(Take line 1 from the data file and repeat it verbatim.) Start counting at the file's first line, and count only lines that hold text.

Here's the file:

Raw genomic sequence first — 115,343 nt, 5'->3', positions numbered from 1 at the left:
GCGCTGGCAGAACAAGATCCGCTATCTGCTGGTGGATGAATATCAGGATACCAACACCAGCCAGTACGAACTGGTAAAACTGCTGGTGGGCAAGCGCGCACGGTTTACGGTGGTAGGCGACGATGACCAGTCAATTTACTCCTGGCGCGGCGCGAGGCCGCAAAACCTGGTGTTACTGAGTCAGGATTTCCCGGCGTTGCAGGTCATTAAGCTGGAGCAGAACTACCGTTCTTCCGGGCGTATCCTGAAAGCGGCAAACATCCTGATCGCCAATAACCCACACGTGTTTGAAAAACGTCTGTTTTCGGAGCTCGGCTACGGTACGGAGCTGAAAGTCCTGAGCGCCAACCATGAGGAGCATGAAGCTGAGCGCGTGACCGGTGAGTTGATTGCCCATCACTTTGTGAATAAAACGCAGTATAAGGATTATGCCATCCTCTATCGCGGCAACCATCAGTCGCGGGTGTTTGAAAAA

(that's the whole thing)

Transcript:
Raw genomic sequence first — 115,343 nt, 5'->3', positions numbered from 1 at the left: